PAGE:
Table 1

Steps in analysing data collected using Colaizzi’s descriptive phenomenological method

1. FamiliarisationAll the transcripts were read through about five times to gain familiarity with the content.
2. Identifying significant statementsStatements in the accounts that were of direct relevance to the phenomenon under study (moral distress) were identified.
3. Formulating meaningsMeanings relevant to moral distress that emerged from a careful consideration of the significant statements were identified.
4. Clustering themesIdentified meanings were clustered into themes that were common across all accounts.
5. Developing an exhaustive descriptionProviding a full and inclusive description of the phenomenon (moral distress) which incorporated all the themes produced at the clustering step.


The analysis generated three main themes: perceived knowledge about moral distress, perceived causes of moral distress, and perceived effect of moral distress.

Perceived knowledge about moral distress

The midwives perceived moral distress to be stress arising from situations where they knew the right way something had to be done or how to save a life but due to reasons such as resource constraints and disrespect from their colleagues and superiors they were not able to do so. Moral distress was also viewed as a situation where patients either did not heed their instructions or patients sought further opinions/clarifications from other midwives, which created the impression that the midwife who provided the initial instruction or response to the patient’s question was incompetent.

‘Moral distress occurs when a midwife knows the right way to save a life but there are no resources to help you.’ (MO)

‘It occurs when there is a lack of respect from colleagues and superiors. When a junior colleague does not follow instructions that you give her and complications arise, you the senior are blamed.’ (PMO)

‘Moral distress, well let's say a patient asks you something, and you tell her to do it this way and you see this patient again asking your colleague the same question…., it is very deep hurt. It's like the patient doesn't trust you but we all went to school and learnt the same thing.’ (SM1)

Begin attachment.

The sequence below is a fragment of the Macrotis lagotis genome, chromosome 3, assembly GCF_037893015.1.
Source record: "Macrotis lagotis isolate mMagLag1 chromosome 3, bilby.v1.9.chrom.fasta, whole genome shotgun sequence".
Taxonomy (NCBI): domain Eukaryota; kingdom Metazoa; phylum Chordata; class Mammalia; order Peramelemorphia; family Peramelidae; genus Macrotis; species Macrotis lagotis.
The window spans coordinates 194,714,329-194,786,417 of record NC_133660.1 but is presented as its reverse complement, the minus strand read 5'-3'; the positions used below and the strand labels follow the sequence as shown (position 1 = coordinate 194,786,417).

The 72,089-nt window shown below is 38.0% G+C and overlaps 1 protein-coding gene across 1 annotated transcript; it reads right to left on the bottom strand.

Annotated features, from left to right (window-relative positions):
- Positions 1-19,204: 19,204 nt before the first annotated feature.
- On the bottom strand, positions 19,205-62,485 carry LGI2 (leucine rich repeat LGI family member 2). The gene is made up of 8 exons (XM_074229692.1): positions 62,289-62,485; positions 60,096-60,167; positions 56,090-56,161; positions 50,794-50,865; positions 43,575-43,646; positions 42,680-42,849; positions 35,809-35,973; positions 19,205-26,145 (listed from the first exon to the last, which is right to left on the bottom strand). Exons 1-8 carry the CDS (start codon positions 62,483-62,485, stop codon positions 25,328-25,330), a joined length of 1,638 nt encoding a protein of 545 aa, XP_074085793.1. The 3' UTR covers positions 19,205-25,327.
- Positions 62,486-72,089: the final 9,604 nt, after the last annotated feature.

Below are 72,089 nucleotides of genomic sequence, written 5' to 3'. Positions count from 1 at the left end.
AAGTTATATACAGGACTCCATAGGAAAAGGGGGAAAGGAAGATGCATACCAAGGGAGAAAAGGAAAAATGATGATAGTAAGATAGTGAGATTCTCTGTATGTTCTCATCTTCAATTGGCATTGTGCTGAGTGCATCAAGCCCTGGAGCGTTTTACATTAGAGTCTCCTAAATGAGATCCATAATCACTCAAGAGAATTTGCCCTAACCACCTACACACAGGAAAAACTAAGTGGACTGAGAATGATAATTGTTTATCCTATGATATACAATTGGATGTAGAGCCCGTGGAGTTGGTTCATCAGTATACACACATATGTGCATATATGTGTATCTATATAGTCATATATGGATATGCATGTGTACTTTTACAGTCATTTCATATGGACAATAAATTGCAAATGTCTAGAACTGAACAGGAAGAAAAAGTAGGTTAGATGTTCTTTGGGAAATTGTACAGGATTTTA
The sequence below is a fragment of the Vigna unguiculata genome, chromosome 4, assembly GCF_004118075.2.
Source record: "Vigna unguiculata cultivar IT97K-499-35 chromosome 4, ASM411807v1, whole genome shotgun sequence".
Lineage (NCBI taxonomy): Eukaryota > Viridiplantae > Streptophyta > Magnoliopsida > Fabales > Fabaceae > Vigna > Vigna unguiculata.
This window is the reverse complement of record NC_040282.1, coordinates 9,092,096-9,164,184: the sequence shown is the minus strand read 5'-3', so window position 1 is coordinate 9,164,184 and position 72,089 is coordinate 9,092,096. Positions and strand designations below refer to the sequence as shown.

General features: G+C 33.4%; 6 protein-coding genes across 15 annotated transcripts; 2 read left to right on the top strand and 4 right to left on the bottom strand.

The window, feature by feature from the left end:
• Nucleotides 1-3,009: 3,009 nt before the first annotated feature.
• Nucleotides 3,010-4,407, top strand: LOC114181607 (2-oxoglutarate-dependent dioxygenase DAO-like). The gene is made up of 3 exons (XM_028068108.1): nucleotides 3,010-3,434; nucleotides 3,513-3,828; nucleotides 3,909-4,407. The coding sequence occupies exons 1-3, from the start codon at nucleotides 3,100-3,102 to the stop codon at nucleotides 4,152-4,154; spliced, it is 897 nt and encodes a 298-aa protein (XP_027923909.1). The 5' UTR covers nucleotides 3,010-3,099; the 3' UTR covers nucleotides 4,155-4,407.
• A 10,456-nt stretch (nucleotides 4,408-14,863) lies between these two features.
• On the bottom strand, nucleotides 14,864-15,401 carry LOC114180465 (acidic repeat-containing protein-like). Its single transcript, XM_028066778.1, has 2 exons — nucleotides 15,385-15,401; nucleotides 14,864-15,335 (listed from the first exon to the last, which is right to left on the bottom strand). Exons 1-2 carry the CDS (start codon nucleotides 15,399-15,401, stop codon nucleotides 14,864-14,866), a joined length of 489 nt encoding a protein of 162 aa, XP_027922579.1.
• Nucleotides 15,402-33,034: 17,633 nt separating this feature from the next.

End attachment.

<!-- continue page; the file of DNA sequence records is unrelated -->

Perceived causes of moral distress

The midwives were mostly of the view that lack of logistics, which was a major cause of moral distress, created a situation where the patients receiving care outnumbered the available resources to cater to them. This led to the midwives being unable to effectively and efficiently carry out their professional duties, which contributed to them becoming morally distressed. A dilemma of caregiving where a midwife’s recommendation for treatment was ignored by doctors, the unavailability or late response of doctors when midwives were faced with emergency situations, and disrespect from colleagues, were also mentioned as other perceived causes.

‘It is caused by a lack of logistics and when the patients are more than midwives. For instance, I happen to be the only midwife on duty with one assistant managing the labour ward with about six patients in the active phase of labour. I became so tired and unable to monitor the patients while using pantograph, which resulted in the complication of one patient.’ (SM2)

‘When I need assistance from a doctor, but I don't get, when complication set in, I am the one to blame.’ (MO2)

‘I had to suture an episiotomy under a poor lighting system, which was a challenge to me because I did the suturing in a haphazard manner, I felt that what I did was unprofessional and might affect the woman.’ (SMO)

Perceived effect of moral distress

The midwives reported the effects of moral distress that included low work output and incompleteness of care, anger, and frustrations, which resulted in shouting at patients, unprofessional conduct, and poor working relationships with their colleagues. Work fatigue, resulting in exhaustion that impacted midwives' ability to care for their home and the development of sleeping problems, was also mentioned.